Craigo Woods, wi’ the splash o’ the cauld rain beatin’
I’ the back end o’ the year,
When the clouds hang laigh wi’ the weicht o’ their load o’ greetin’
And the autumn wind’s asteer;
Ye may stand like ghaists, ye may fa’ i’ the blast that’s cleft ye
To rot i’ the chilly dew,
But when will I mind on aucht since the day I left ye
Like I mind on you – on you?
Craigo Woods, i’ the licht o’ September sleepin’
And the saft mist o’ the morn,
When the hairst climbs to yer feet, an' the sound o’ reapin’
Comes up frae the stookit corn,
And the braw reid puddock-stules are like jewels blinkin’
And the bramble happs ye baith,
O what do I see, i’ the lang nicht, lyin’ an’ thinkin’
As I see yer wraith – yer wraith?
There’s a road to a far-aff land, an’ the land is yonder
Whaur a’ men’s hopes are set;
We dinna ken foo lang we maun hae to wander,
But we’ll a’ win to it yet;
An’ gin there’s woods o’ fir an’ the licht atween them,
I winna speir its name,
But I’ll lay me doon by the puddock-stules when I’ve seen them,
An’ I’ll cry ‘I’m hame – I’m hame!”
There is something haunting happening in this poem. We find ‘ghaists’ in line 5, ‘wraith’ repeated in line 16. Is the poet haunted by the place? Is the speaker present in the landscape or is it a memory? Does this place only exist as a ghost in her mind now?
There is a distinct feeling of other-worldliness running through the poem. One of the first images of the poem has the clouds hanging “laigh wi’ the wecht o’ their load o’ greetin’” – a deeply sorrowful image which manages almost to personify the clouds: we imagine them perhaps as a crowd of people with their heads bowed in mourning. The autumn wind is restless, unhappy. Something’s changing. The use of pathetic fallacy to foreground the feelings of the poet is a well-worn one, but we appreciate this poem for the freshness of the imagery. We’ve all experienced a day like that in Scotland and Jacob’s skill brings it clearly to our imaginations.
We wonder who the poem is addressed to. Certainly its title and much of the content suggests that it is a poem to Craigo Woods, possibly an area near her home in Montrose. We know she spent a great deal of time in India and Egypt, and eventually settled in England. Perhaps it is a poem written to remind her of this place. If it is addressed to the woods, then they begin to take on certain human qualities.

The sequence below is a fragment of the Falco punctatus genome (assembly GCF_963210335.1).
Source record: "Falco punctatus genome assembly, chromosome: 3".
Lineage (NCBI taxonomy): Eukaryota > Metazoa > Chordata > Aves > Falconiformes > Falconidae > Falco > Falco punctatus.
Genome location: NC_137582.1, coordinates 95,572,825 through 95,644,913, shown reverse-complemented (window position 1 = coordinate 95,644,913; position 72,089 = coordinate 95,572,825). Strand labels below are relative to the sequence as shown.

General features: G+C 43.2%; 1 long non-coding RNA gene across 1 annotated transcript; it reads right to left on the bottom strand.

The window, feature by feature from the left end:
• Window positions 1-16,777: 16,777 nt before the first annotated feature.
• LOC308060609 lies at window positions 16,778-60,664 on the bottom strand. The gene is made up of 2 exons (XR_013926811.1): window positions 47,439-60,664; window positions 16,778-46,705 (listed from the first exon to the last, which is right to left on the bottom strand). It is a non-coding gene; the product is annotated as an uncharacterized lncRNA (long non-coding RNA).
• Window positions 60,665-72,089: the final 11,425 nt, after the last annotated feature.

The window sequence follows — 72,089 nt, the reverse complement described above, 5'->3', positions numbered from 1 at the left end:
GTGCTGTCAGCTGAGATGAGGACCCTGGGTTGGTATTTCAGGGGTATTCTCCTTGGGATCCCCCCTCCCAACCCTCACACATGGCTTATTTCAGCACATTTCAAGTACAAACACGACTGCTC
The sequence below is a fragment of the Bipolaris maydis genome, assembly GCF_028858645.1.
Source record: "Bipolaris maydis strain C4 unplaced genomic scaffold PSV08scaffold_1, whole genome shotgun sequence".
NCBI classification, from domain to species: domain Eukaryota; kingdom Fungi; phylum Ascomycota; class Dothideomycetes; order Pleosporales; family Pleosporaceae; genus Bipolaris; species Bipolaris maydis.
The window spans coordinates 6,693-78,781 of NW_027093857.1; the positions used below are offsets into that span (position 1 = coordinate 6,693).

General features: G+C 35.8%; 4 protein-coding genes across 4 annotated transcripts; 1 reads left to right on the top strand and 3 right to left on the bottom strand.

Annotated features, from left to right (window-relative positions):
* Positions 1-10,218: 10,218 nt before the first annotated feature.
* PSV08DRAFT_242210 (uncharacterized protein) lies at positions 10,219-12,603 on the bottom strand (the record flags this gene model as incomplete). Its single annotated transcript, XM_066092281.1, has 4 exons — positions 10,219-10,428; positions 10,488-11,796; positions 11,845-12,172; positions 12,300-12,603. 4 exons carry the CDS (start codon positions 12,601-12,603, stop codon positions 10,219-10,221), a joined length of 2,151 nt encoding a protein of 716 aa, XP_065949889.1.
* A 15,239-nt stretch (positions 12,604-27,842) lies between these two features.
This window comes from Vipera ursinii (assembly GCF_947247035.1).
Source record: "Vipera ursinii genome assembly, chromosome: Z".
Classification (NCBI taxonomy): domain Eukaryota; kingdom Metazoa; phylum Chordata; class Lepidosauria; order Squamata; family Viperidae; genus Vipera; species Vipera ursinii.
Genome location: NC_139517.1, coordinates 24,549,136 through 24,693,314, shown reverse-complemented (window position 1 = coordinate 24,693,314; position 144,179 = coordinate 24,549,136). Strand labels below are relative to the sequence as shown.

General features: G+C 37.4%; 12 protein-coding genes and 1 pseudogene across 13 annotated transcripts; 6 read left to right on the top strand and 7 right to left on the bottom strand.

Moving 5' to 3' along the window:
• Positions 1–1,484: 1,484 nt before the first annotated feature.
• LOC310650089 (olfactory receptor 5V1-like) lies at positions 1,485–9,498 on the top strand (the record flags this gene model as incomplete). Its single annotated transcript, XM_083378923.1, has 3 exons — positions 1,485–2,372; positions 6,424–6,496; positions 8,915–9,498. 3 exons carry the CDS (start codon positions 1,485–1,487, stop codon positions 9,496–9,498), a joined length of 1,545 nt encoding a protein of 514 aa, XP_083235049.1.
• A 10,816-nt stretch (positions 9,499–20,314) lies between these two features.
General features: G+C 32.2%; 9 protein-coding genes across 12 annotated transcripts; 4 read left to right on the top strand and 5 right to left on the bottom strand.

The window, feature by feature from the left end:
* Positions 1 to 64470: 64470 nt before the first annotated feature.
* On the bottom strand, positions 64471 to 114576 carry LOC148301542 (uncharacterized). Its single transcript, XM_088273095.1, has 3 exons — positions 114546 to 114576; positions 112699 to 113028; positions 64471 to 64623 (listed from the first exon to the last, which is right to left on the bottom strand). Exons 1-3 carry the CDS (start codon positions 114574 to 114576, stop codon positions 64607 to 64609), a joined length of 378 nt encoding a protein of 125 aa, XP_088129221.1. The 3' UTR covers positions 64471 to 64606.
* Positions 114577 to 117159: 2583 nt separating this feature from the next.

In line 5 the poet addresses Craigo Woods: we can imagine trees in low cloud, perhaps some mist, standing “like ghaists”. The poem continues: “ye may fa’ i’ the blast that’s cleft ye” – again, we can imagine trees uprooted in strong wind, littering the forest, rotting “i’ the chilly dew”. But we are struck by the exceptional violence of the image in line 5. The words ‘blast’ and ‘cleft’ are strongly consonantal, with quick sharp vowels and really foreground the wrench of separation of the trees from their soil.
The notion of separation is key in this poem and we don’t have to look much further to find it again. In line 7 the poet asks: “But when will I mind on aucht since the day I left ye/ Like I mind on you – on you”. In other words: when will I remember anything else the way I remember you. It is a lyric to a beloved. The use of repetition here – a device we will find at the end of each verse – really underscores the emotion behind the words, and reminds us of a love song.
The beginning of the second verse re-establishes contact with the place. But this time, it’s a much more gentle image. In place of the “cauld rain beatin’” we find Craigo Woods “i’ the licht o’ September sleepin’”. Again, there is the use of personification, but this is a much more peaceful incarnation than the previous verse. The mournful clouds are replaced by “saft mists”. There is a subtle parallelism at work between verse one and two that really makes the contrast in mood stand out: e.g. compare verse one’s “load o’ greetin’” with verse two’s “sound o’ reapin’”.